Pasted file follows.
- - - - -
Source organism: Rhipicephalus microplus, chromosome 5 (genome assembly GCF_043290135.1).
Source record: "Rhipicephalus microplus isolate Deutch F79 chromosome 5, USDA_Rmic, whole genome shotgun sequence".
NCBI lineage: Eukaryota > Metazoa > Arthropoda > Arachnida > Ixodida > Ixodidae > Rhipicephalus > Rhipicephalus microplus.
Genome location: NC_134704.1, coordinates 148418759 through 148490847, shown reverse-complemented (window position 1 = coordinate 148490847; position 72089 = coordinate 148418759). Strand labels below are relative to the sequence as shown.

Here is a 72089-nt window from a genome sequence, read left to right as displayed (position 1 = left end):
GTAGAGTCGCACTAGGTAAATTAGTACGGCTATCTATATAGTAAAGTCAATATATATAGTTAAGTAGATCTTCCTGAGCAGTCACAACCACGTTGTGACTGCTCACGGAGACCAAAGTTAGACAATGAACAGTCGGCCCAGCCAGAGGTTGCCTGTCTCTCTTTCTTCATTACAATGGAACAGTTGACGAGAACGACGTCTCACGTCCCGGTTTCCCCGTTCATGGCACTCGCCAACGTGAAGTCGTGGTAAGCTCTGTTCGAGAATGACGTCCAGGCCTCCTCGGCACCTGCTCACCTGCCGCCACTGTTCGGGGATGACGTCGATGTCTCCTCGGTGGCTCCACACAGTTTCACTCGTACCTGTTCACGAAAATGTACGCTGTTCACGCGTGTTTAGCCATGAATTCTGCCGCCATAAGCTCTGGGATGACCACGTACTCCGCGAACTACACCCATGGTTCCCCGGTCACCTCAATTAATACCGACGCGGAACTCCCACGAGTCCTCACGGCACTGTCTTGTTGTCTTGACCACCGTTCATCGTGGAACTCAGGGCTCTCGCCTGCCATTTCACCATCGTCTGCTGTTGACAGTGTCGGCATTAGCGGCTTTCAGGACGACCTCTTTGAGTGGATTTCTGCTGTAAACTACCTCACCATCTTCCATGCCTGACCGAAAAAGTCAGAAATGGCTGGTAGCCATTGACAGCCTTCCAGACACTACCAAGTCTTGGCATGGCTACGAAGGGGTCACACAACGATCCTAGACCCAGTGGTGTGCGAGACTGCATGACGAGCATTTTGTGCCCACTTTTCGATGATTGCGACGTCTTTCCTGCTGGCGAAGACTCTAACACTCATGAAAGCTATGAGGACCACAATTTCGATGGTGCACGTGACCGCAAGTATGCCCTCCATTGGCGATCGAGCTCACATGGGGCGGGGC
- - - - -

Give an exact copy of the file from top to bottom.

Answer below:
Source organism: Rhipicephalus microplus, chromosome 5 (genome assembly GCF_043290135.1).
Source record: "Rhipicephalus microplus isolate Deutch F79 chromosome 5, USDA_Rmic, whole genome shotgun sequence".
NCBI lineage: Eukaryota > Metazoa > Arthropoda > Arachnida > Ixodida > Ixodidae > Rhipicephalus > Rhipicephalus microplus.
Genome location: NC_134704.1, coordinates 148418759 through 148490847, shown reverse-complemented (window position 1 = coordinate 148490847; position 72089 = coordinate 148418759). Strand labels below are relative to the sequence as shown.

Here is a 72089-nt window from a genome sequence, read left to right as displayed (position 1 = left end):
GTAGAGTCGCACTAGGTAAATTAGTACGGCTATCTATATAGTAAAGTCAATATATATAGTTAAGTAGATCTTCCTGAGCAGTCACAACCACGTTGTGACTGCTCACGGAGACCAAAGTTAGACAATGAACAGTCGGCCCAGCCAGAGGTTGCCTGTCTCTCTTTCTTCATTACAATGGAACAGTTGACGAGAACGACGTCTCACGTCCCGGTTTCCCCGTTCATGGCACTCGCCAACGTGAAGTCGTGGTAAGCTCTGTTCGAGAATGACGTCCAGGCCTCCTCGGCACCTGCTCACCTGCCGCCACTGTTCGGGGATGACGTCGATGTCTCCTCGGTGGCTCCACACAGTTTCACTCGTACCTGTTCACGAAAATGTACGCTGTTCACGCGTGTTTAGCCATGAATTCTGCCGCCATAAGCTCTGGGATGACCACGTACTCCGCGAACTACACCCATGGTTCCCCGGTCACCTCAATTAATACCGACGCGGAACTCCCACGAGTCCTCACGGCACTGTCTTGTTGTCTTGACCACCGTTCATCGTGGAACTCAGGGCTCTCGCCTGCCATTTCACCATCGTCTGCTGTTGACAGTGTCGGCATTAGCGGCTTTCAGGACGACCTCTTTGAGTGGATTTCTGCTGTAAACTACCTCACCATCTTCCATGCCTGACCGAAAAAGTCAGAAATGGCTGGTAGCCATTGACAGCCTTCCAGACACTACCAAGTCTTGGCATGGCTACGAAGGGGTCACACAACGATCCTAGACCCAGTGGTGTGCGAGACTGCATGACGAGCATTTTGTGCCCACTTTTCGATGATTGCGACGTCTTTCCTGCTGGCGAAGACTCTAACACTCATGAAAGCTATGAGGACCACAATTTCGATGGTGCACGTGACCGCAAGTATGCCCTCCATTGGCGATCGAGCTCACATGGGGCGGGGC